John and Mary are not rich; and a pig is a pig.

     'What about Lily, Mary?' John asked awkwardly one day. 'You see, Mary, she's got to die. If we keep her, she'll die. And if we sell her, she'll only die. If we keep her, Mary, she may die of some disease, and we shall see her in pain. If we sell her, she will die suddenly, and feel no pain. And then, Mary,' he continued slowly, as though afraid to introduce so prosaic an aspect of so pathetic a theme, 'and then, Mary, if she dies here, look at the loss, for Lily's a pig, you know! And if we sell her, look at the gain! And with part of the money we can get another pet, and be just as fond of it.'

     There were protests and there were tears, but Lily went to market.

     Awhile afterwards John came home from the city with a parcel. 'Mary,' he said hesitatingly, 'I've brought ye home a bit o' Lily! I thought I'd like to see how she'd eat.'

     Next morning at breakfast they neither of them ate heartily, but they both tasted. There is food that is too sacred for a glut of appetite.

     'Ah, well,' said John, at last, 'those who eat Lily will none of them say anything but good of her, that's one comfort.'

     And Mary went silently off to see if she could find another.

     This eBook is for the use of anyone anywhere at no cost and with almost no restrictions whatsoever. You may copy it, give it away or re-use it under the terms of the Project Gutenberg License included with this eBook or online at www.gutenberg.org

Mushrooms on the Moor

My Utmost For The Highest
     A Daily Devotional by Oswald Chambers

                Signs of the new birth

     Ye must be born again. --- John 3:7.

     The answer to the question “How can a man be born when he is old?” is—When he is old enough to die—to die right out to his ‘rag rights,’ to his virtues, to his religion, to everything, and to receive into himself the life which never was there before. The new life manifests itself in conscious repentance and unconscious holiness.

     “As many as received Him.” (John 1:12.) Is my knowledge of Jesus born of internal spiritual perception, or is it only what I have learned by listening to others? Have I something in my life that connects me with the Lord Jesus as my personal Saviour? All spiritual history must have a personal knowledge for its bedrock. To be born again means that I see Jesus.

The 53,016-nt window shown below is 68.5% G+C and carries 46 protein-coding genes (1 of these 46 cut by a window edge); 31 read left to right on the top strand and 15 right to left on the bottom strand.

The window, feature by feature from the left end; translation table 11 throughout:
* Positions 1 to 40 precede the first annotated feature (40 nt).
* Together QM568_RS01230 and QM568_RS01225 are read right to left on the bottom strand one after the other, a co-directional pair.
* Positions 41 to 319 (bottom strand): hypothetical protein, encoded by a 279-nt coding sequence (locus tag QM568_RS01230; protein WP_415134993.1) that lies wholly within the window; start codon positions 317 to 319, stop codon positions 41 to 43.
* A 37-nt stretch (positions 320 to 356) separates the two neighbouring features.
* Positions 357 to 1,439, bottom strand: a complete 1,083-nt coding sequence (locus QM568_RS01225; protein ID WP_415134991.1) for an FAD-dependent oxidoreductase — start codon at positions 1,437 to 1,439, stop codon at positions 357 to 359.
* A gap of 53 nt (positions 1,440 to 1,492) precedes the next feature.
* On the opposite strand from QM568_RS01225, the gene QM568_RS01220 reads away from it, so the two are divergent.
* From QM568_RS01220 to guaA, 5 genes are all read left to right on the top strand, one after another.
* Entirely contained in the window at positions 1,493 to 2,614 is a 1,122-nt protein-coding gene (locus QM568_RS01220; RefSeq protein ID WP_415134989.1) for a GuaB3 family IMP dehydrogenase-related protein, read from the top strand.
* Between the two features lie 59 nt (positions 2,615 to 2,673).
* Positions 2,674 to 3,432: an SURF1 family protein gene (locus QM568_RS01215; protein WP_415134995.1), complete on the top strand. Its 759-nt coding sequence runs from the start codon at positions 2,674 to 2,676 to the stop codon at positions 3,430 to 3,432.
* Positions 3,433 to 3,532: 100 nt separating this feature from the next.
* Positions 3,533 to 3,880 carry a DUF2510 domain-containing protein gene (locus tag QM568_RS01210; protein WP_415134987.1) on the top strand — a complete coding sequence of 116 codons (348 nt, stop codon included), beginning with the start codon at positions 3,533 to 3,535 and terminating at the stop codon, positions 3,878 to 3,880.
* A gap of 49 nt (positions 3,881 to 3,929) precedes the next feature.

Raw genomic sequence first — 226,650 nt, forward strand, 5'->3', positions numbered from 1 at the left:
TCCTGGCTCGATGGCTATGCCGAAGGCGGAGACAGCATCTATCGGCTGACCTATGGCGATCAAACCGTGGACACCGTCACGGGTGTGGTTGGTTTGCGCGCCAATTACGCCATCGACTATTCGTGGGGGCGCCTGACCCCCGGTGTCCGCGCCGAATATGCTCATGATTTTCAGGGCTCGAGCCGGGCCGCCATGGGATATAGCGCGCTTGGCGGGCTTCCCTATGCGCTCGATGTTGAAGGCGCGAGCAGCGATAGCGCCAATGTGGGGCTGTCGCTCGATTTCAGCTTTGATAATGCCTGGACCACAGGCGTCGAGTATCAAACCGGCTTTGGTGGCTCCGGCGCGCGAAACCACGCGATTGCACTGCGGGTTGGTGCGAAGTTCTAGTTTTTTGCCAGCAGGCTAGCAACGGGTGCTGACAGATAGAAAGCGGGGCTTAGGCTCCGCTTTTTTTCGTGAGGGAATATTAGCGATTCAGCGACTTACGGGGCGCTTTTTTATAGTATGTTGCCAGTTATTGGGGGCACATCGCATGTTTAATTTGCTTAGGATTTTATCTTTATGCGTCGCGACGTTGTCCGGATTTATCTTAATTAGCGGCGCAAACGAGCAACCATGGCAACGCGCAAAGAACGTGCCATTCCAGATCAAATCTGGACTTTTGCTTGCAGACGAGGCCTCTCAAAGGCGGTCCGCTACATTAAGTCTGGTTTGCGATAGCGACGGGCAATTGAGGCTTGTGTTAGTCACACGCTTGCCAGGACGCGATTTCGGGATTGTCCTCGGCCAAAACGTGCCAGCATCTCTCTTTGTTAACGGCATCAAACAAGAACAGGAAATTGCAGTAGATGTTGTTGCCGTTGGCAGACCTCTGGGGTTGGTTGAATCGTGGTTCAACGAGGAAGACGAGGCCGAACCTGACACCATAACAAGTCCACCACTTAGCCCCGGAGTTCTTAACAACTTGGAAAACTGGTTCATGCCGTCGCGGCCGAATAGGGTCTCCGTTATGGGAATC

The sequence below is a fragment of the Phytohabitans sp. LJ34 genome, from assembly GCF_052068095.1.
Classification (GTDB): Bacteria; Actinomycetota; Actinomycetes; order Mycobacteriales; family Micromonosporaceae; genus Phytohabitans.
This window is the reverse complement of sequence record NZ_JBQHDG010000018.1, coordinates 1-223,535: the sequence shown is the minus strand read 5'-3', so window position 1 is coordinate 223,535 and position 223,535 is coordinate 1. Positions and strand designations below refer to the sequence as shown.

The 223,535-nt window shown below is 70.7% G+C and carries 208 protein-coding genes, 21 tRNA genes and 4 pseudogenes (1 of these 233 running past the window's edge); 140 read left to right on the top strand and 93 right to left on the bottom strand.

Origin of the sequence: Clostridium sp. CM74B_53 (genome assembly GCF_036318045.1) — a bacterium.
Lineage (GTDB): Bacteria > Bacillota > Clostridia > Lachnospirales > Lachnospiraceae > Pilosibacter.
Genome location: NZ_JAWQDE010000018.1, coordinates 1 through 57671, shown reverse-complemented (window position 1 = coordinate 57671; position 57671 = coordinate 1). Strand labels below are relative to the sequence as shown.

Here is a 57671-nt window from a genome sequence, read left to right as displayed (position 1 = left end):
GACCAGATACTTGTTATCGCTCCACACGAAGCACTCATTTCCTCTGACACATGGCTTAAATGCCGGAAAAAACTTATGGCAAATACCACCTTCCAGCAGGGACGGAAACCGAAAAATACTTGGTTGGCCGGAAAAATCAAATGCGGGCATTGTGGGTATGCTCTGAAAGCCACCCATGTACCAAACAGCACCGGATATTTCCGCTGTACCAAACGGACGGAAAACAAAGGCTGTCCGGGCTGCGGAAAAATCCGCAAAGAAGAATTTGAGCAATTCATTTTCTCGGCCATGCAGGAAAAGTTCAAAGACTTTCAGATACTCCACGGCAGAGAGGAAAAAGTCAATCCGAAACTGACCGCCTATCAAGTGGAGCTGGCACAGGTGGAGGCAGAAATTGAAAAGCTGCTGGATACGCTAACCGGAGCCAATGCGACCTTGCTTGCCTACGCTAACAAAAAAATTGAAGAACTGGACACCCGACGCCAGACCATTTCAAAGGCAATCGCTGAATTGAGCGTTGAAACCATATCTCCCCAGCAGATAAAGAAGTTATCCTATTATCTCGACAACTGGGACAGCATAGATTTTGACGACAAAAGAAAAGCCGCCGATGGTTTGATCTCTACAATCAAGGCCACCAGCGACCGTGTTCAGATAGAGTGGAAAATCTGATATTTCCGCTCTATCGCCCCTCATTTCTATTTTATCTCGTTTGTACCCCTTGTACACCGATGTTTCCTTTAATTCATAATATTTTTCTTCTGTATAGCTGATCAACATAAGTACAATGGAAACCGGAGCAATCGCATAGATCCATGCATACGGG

“Except a man be born again, he cannot see the kingdom of God.” (John 3:3.) Do I seek for signs of the Kingdom, or do I perceive God’s rule? The new birth gives a new power of vision whereby I begin to discern God’s rule. His rule was there all the time, but true to His nature; now that I have received His nature, I can see His rule.

     “Whosoever is born of God doth not commit sin,”
(1 John 3:9.) Do I seek to stop sinning or have I stopped sinning? To be born of God means that I have the supernatural power of God to stop sinning. In the Bible it is never—Should a Christian sin? The Bible puts it emphatically—A Christian must not sin. The effective working of the new birth life in us is that we do not commit sin, not merely that we have the power not to sin, but that we have stopped sinning. 1 John 3:9 does not mean that we cannot sin; it means that if we obey the life of God in us, we need not sin.

My Utmost for His Highest: Quality Paperback Edition

     the Poetry of RS Thomas


There were people around;
  I would have spoken with them.
  But the situation had got beyond
  Language. Machines were invented
  To cope, but they also were limited
  By our expectations. Men stared
  With a sort of growing resentment
  At life that was ubiquitous and
  Unseizable. A sense of betrayal
  At finding themselves alive at all
  Maddened the young; the older,
  Following the narrowing perspectives
  Of art, squinted at where a god died.
  Between fierce alternatives
  There was need as always of a third
  Way. History was the proliferation
  Of the offerers of such. Fortunes were made
  On the ability to disappoint.


Searching For Meaning In Midrash
     Exodus 21:18–19

     BIBLE TEXT / Exodus 21:18–19 / When men quarrel and one strikes the other with stone or fist, and he does not die but has to take to his bed—if he then gets up and walks outdoors on his staff, the assailant shall go unpunished, except that he must pay for his idleness and his cure.

     MIDRASH TEXT / Exodus Rabbah 30, 17 / Rabbi Shimon says, “There are many warnings written here, as it says, ‘When men quarrel and one strikes the other.’ No good thing, and no peace, ever come from arguing. Cain slew his brother only because of an argument, ‘And one strikes the other with stone or fist.’ God adds a warning here, as it says, ‘if he then gets up and walks outdoors.’

     Why is [the name] ‘God/Elohim’ mentioned in each case? Because the creatures are steeped in the Evil Urge, as it says, ‘Since the devisings of man’s mind are evil from his youth’ (
Genesis 8:21). If the Holy One, praised is He, were to swallow up the Evil Urge, everyone would come under His wings. And the Holy One, praised is He, would then put it [the Evil Urge] to death. You will find that the Evil Urge is what causes humans to sin, and it [the Evil Urge] is the one who slays him, as it says, ‘They make their own laws and rules’ (Habakkuk 1:7). Therefore, the Holy One, praised is He, warns us about the rules in the Torah, as it says, ‘These are the rules’ (Exodus 21:1). The Holy One, praised is He, said, ‘Observe the rule in this world, and I will save you from the rule of Geihinnom.’ ”